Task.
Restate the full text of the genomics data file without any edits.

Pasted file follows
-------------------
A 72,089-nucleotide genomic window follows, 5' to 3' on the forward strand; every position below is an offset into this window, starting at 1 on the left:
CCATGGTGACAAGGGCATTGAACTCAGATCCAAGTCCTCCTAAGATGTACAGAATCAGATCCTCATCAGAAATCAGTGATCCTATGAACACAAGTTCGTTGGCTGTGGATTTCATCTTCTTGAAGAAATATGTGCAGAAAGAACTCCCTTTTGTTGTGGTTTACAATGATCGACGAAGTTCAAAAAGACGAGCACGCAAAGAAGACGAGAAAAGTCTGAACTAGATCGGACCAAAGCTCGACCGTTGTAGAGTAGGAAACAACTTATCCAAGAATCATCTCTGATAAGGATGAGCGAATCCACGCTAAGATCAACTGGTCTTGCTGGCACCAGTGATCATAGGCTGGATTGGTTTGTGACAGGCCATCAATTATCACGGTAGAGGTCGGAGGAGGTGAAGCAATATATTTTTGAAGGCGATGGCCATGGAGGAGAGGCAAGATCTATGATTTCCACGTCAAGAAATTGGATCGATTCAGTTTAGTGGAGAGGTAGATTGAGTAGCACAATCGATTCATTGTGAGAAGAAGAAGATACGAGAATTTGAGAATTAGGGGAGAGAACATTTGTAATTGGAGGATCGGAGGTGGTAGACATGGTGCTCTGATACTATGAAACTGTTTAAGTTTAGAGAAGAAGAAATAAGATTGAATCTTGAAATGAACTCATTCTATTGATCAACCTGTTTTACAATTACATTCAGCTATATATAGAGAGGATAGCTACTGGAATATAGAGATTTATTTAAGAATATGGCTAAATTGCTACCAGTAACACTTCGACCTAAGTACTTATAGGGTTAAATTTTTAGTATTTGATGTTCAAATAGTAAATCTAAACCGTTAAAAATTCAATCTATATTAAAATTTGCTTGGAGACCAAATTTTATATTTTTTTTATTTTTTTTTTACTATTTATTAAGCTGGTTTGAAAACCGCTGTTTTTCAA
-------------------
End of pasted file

A 72,089-nucleotide genomic window follows, 5' to 3' on the forward strand; every position below is an offset into this window, starting at 1 on the left:
CCATGGTGACAAGGGCATTGAACTCAGATCCAAGTCCTCCTAAGATGTACAGAATCAGATCCTCATCAGAAATCAGTGATCCTATGAACACAAGTTCGTTGGCTGTGGATTTCATCTTCTTGAAGAAATATGTGCAGAAAGAACTCCCTTTTGTTGTGGTTTACAATGATCGACGAAGTTCAAAAAGACGAGCACGCAAAGAAGACGAGAAAAGTCTGAACTAGATCGGACCAAAGCTCGACCGTTGTAGAGTAGGAAACAACTTATCCAAGAATCATCTCTGATAAGGATGAGCGAATCCACGCTAAGATCAACTGGTCTTGCTGGCACCAGTGATCATAGGCTGGATTGGTTTGTGACAGGCCATCAATTATCACGGTAGAGGTCGGAGGAGGTGAAGCAATATATTTTTGAAGGCGATGGCCATGGAGGAGAGGCAAGATCTATGATTTCCACGTCAAGAAATTGGATCGATTCAGTTTAGTGGAGAGGTAGATTGAGTAGCACAATCGATTCATTGTGAGAAGAAGAAGATACGAGAATTTGAGAATTAGGGGAGAGAACATTTGTAATTGGAGGATCGGAGGTGGTAGACATGGTGCTCTGATACTATGAAACTGTTTAAGTTTAGAGAAGAAGAAATAAGATTGAATCTTGAAATGAACTCATTCTATTGATCAACCTGTTTTACAATTACATTCAGCTATATATAGAGAGGATAGCTACTGGAATATAGAGATTTATTTAAGAATATGGCTAAATTGCTACCAGTAACACTTCGACCTAAGTACTTATAGGGTTAAATTTTTAGTATTTGATGTTCAAATAGTAAATCTAAACCGTTAAAAATTCAATCTATATTAAAATTTGCTTGGAGACCAAATTTTATATTTTTTTTATTTTTTTTTTACTATTTATTAAGCTGGTTTGAAAACCGCTGTTTTTCAA